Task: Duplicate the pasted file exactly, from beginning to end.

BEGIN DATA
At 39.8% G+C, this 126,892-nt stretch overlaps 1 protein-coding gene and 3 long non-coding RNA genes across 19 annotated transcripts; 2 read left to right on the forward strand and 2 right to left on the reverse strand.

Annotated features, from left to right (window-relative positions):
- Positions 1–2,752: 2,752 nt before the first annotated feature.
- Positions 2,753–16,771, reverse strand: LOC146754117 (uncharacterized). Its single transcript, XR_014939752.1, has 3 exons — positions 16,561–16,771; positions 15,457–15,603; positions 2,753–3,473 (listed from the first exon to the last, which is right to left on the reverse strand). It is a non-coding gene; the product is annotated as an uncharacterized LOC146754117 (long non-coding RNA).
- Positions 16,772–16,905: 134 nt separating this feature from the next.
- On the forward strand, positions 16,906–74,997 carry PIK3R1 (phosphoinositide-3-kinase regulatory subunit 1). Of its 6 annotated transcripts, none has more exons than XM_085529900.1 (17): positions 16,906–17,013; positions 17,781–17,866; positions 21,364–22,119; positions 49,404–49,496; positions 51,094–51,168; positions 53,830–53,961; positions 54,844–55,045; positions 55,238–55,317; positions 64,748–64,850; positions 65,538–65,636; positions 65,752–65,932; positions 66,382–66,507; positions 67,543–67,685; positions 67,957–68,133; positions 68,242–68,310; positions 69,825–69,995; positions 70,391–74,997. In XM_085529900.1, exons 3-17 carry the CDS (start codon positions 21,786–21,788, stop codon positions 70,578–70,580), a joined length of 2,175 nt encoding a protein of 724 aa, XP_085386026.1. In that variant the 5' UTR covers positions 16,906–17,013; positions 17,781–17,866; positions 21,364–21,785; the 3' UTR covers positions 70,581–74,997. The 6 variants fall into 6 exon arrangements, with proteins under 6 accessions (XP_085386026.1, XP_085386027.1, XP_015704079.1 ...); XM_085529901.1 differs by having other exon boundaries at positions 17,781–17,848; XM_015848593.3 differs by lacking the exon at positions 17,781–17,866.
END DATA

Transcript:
At 39.8% G+C, this 126,892-nt stretch overlaps 1 protein-coding gene and 3 long non-coding RNA genes across 19 annotated transcripts; 2 read left to right on the forward strand and 2 right to left on the reverse strand.

Annotated features, from left to right (window-relative positions):
- Positions 1–2,752: 2,752 nt before the first annotated feature.
- Positions 2,753–16,771, reverse strand: LOC146754117 (uncharacterized). Its single transcript, XR_014939752.1, has 3 exons — positions 16,561–16,771; positions 15,457–15,603; positions 2,753–3,473 (listed from the first exon to the last, which is right to left on the reverse strand). It is a non-coding gene; the product is annotated as an uncharacterized LOC146754117 (long non-coding RNA).
- Positions 16,772–16,905: 134 nt separating this feature from the next.
- On the forward strand, positions 16,906–74,997 carry PIK3R1 (phosphoinositide-3-kinase regulatory subunit 1). Of its 6 annotated transcripts, none has more exons than XM_085529900.1 (17): positions 16,906–17,013; positions 17,781–17,866; positions 21,364–22,119; positions 49,404–49,496; positions 51,094–51,168; positions 53,830–53,961; positions 54,844–55,045; positions 55,238–55,317; positions 64,748–64,850; positions 65,538–65,636; positions 65,752–65,932; positions 66,382–66,507; positions 67,543–67,685; positions 67,957–68,133; positions 68,242–68,310; positions 69,825–69,995; positions 70,391–74,997. In XM_085529900.1, exons 3-17 carry the CDS (start codon positions 21,786–21,788, stop codon positions 70,578–70,580), a joined length of 2,175 nt encoding a protein of 724 aa, XP_085386026.1. In that variant the 5' UTR covers positions 16,906–17,013; positions 17,781–17,866; positions 21,364–21,785; the 3' UTR covers positions 70,581–74,997. The 6 variants fall into 6 exon arrangements, with proteins under 6 accessions (XP_085386026.1, XP_085386027.1, XP_015704079.1 ...); XM_085529901.1 differs by having other exon boundaries at positions 17,781–17,848; XM_015848593.3 differs by lacking the exon at positions 17,781–17,866.